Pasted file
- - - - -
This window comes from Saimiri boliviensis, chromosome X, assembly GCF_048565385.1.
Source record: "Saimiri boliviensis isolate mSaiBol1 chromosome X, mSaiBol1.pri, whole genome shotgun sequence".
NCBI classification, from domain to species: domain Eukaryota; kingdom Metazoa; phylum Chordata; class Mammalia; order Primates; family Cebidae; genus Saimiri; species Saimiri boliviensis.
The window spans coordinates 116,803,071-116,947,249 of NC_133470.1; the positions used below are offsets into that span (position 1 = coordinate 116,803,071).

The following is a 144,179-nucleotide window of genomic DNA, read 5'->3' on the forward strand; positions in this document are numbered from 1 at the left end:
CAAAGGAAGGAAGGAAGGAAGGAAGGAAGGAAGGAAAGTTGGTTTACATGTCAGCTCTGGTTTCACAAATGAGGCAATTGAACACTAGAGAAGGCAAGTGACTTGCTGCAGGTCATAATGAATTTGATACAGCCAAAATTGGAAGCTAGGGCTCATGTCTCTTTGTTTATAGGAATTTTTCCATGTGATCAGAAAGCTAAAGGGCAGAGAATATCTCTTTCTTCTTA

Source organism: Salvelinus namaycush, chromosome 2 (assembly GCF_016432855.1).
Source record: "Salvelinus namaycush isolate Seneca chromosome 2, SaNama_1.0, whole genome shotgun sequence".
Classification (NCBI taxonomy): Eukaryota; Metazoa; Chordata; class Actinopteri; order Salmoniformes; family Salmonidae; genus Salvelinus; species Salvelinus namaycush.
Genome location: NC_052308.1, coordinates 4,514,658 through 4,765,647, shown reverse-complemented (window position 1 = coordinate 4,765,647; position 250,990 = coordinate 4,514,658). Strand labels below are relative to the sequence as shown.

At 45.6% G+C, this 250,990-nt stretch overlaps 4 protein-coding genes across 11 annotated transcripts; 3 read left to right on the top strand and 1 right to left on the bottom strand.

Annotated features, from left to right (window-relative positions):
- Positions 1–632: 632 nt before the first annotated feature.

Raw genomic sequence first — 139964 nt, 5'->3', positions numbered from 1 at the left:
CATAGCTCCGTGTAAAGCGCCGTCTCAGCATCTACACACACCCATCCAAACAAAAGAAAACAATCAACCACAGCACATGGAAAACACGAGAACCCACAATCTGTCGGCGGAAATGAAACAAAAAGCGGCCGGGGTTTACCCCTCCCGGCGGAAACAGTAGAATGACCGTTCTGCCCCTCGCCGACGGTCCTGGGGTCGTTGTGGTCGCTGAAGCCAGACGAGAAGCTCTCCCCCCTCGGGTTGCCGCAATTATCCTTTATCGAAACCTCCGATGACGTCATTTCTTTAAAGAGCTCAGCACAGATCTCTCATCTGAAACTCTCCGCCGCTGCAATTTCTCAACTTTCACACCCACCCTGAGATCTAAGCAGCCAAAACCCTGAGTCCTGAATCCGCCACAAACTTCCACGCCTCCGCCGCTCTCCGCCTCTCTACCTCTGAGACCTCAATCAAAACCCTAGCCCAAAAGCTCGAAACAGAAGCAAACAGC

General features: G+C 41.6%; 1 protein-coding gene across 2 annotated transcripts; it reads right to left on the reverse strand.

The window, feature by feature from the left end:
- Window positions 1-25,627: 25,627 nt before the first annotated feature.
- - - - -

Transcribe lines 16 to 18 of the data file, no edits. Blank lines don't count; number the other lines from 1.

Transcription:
General features: G+C 41.6%; 1 protein-coding gene across 2 annotated transcripts; it reads right to left on the reverse strand.

The window, feature by feature from the left end:
- Window positions 1-25,627: 25,627 nt before the first annotated feature.